Tag Archives: Curriculum

Ofsted says learning is…

fredy-jacob-764477-unsplash…a change in long-term memory. Other definitions are available but let’s explore Ofsted’s, starting with three questions I ask children in class and finishing with advice and a powerful memory technique.

Try asking children these questions:

  1. When you’ve finished, what will be different?
  2. How will you make sure that you always know this?
  3. Why can you do this?

The first question has three kinds of answer:

  1. A wild stare; a furious mental scrabble for the correct thing to say.
  2. A shrug.
  3. A clear articulation of what’s being learned, usually with reference to success criteria stuck in an exercise book or displayed on a whiteboard.

The occasional child will say, ‘I’ll be at play time’ or, ‘having lunch’.

The question is powerful because it’s vague and ambiguous: Finished what? – this work? today? school? this question, word, line?

Different? – for me? in my book? in my head? in my life?

Each child brings their own meaning to the answer which is why it’s valuable to us. They reveal what they think is happening and what finishing it means to them. They have to think for themselves, about their learning, and about how things will change while learning is happening. They can’t look to the teacher for help and there is no ‘right’ answer.

Once a child can describe what will be different; what is being learned, then I’ll ask the second question: ‘How will you make sure you’ll always know this/always be able to do this?’

It stumps most children. ‘Write it down again.’ they say, or ‘do it another time.’

And the final question really hurts. It requires a child to reflect and connect. ‘Why can you do this?’ Some say, ‘because I work hard’, or ‘because my teacher helps me’. It’s rare for a child to refer back to previous learning as a foundation for current success.

I’m hoping Ofsted will take a broad, deep and authentic view of what a change in long-term memory actually means, and that its inspectors will value curricula that include lessons on memory skills and thinking skills. If not then it’s missed its own point.

A change in long-term memory is more than knowing the capital city of Iceland because it was drilled in to you 3 months ago. A change in long-term memory means that you can drive a car without referring to an instruction manual every time you sit in the driver’s seat. It means you can remember what to do, how to do it, and actually do it in different contexts (that’s called lateral progression).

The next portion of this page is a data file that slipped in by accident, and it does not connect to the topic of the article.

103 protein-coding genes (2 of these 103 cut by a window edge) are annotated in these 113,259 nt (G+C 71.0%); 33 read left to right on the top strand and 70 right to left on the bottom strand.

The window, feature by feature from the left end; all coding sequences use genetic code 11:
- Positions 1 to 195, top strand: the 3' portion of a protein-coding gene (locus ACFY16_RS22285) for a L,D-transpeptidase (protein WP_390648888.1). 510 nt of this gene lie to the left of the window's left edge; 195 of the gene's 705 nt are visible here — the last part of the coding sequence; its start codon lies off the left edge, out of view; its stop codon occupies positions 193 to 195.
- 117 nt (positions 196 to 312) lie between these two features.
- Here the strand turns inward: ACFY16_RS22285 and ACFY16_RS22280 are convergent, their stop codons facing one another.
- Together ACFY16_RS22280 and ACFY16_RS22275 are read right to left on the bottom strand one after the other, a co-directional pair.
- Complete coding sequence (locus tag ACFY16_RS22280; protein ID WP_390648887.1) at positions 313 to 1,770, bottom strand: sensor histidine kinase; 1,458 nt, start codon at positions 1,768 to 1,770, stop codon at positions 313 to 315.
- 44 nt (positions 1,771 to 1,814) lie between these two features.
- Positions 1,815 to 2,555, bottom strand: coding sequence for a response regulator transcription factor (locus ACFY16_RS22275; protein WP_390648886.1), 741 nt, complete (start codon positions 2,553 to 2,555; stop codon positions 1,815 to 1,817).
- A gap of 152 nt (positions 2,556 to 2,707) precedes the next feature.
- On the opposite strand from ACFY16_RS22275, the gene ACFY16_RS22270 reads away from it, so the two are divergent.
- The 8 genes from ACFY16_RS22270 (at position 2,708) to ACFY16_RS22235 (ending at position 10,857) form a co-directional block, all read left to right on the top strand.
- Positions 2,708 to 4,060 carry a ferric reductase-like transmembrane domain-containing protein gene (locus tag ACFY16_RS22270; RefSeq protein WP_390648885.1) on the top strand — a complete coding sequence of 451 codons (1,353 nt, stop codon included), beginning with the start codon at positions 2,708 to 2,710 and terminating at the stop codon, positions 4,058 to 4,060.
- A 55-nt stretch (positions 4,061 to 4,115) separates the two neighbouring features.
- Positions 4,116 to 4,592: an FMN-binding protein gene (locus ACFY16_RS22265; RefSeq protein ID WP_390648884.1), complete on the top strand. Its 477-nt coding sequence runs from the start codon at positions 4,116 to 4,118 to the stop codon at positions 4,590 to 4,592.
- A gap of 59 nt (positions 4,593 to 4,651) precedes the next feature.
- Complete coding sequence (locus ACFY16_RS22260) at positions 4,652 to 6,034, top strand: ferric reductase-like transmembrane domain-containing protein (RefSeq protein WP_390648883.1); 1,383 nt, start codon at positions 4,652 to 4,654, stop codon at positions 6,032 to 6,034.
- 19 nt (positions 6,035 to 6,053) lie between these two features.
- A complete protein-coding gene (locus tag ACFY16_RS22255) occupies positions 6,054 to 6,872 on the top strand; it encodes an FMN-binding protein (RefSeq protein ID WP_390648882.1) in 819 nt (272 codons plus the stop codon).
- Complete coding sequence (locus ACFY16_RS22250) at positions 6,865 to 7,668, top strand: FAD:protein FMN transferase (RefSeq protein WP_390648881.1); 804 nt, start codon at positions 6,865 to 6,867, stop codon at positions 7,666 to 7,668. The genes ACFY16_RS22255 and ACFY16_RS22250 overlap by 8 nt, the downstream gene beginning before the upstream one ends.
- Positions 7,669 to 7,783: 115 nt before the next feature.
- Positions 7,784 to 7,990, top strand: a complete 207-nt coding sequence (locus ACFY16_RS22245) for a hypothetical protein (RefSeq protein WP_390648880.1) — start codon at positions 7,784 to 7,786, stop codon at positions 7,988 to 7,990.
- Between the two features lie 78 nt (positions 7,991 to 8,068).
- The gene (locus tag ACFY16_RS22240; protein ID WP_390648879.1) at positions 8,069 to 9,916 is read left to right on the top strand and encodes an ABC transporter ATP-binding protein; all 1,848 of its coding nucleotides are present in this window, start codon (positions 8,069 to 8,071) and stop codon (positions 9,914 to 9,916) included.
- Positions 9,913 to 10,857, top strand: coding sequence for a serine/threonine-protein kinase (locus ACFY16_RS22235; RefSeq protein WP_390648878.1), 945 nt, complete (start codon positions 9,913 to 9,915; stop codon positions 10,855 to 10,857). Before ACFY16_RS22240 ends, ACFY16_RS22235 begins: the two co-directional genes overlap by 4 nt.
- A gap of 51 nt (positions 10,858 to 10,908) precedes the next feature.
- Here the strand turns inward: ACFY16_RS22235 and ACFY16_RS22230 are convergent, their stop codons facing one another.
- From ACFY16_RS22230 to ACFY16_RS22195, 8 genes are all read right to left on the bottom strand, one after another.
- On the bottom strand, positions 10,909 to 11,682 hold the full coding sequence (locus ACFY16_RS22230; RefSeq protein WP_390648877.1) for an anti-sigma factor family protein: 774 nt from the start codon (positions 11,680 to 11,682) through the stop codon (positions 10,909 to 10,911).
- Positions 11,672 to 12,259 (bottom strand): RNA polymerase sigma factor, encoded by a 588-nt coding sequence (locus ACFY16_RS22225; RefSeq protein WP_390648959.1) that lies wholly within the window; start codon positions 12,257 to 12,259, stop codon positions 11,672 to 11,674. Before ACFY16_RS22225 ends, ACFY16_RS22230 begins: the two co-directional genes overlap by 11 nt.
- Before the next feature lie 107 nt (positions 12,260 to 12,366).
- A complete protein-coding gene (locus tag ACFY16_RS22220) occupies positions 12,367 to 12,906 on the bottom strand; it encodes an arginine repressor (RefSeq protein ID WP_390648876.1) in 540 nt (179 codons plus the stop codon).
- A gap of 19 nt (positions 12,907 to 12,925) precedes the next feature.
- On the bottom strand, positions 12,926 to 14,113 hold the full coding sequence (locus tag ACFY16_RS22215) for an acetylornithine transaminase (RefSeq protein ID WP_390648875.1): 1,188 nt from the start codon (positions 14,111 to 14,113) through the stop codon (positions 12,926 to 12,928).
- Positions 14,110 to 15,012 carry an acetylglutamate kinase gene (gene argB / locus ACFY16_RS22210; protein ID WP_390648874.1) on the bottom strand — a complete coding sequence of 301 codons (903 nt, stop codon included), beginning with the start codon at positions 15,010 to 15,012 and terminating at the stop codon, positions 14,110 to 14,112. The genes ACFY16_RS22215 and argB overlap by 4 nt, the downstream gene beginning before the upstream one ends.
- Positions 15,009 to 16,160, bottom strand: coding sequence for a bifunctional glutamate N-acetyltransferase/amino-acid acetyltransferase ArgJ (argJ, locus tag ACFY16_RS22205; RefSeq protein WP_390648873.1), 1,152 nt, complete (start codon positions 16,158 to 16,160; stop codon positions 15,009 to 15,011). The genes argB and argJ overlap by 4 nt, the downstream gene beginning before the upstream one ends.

So may I offer you three ways to develop long-term memory (Ofsted-defined learning):

  1. Design learning around the Curve of Forgetting.
  2. Ask pupils the three questions.
  3. Teach memory skills.

And here’s a premium Thinking Classroom tool based on an ancient memory technique:

Memory Theatre Thinking Tool

Thinking Classroom

3 Questions To Find Out If Your Curriculum Is Fit For Purpose

cel-lisboa-73969-unsplashThe challenge with having a curriculum that’s fit for purpose is knowing whose purpose  it’s fit for.

Is yours? Answer these 3 questions to find out:

  1. Does it anticipate the kind of knowledge, skills and qualities that your students will need in order to be successful citizens and global contributors, not now, not 10 years ago, but in 2030?
  2. Is it flexible, responsive, dynamic and evolving?
  3. Do your students authentically enjoy it?

Curriculum is an arena where opinions, biases, preferences and specialisms do battle for minds. If you’re as old as I am (52) you’ll remember the very first drafts of the National Curriculum and the reviews and revisions that followed. You’ll recall the struggles and the strife as we wrestled it into a workable format. You’ll also know that from 1999 (I think? I am 52 after all) we didn’t have to follow it any more. With a sigh and an eye roll we wondered what all the fuss had been about.

Science had started out with 17 attainment targets, each one broken down lovingly and accurately into sub-targets and descriptions of finely tuned academic success. It was a work of art (how ironic) – broad and balanced coverage, interesting and relevant content. And created with no regard whatsoever for the other curriculum areas – whose authors also believed that their subject deserved a big slice of the learning pie.

Eventually (Dearing Review) some sense of order prevailed and we had a workable document. Until the national literacy strategy hoved in to view. Urban myth has it that visiting Russian educators gasped in awe at the hierarchical rigor with which it was disseminated, noting that not even in Stalin’s hey day would a national requirement be delivered with such mechanistic precision.

And herein lies a problem: everyone wants a say. Everybody feels they deserve a piece of  YOUR curriculum, because everybody knows how powerful a document the curriculum is and everybody knows what’s best for (y)our children.  It tells the next generation what to know, what to do, how to be, and, ultimately what to think.

So with Ofsted’s re-polish of their inspection lens to look at what is taught and how (and why if ‘intent’ means what we think in means) we see a scrabble. Companies are betting on the curriculum content with new resources, consultants and trainers are reworking old material in anticipation of a scramble for curriculum help, and schools are wondering if what remains in their long term planning is enough, after the data driven content famine which laid their provision bare.

Is your curriculum fit for purpose? Is it fit for your children’s purposes? If not, how might you redesign it?

www.thinkingclassroom.co.uk

Photo by Cel Lisboa on Unsplash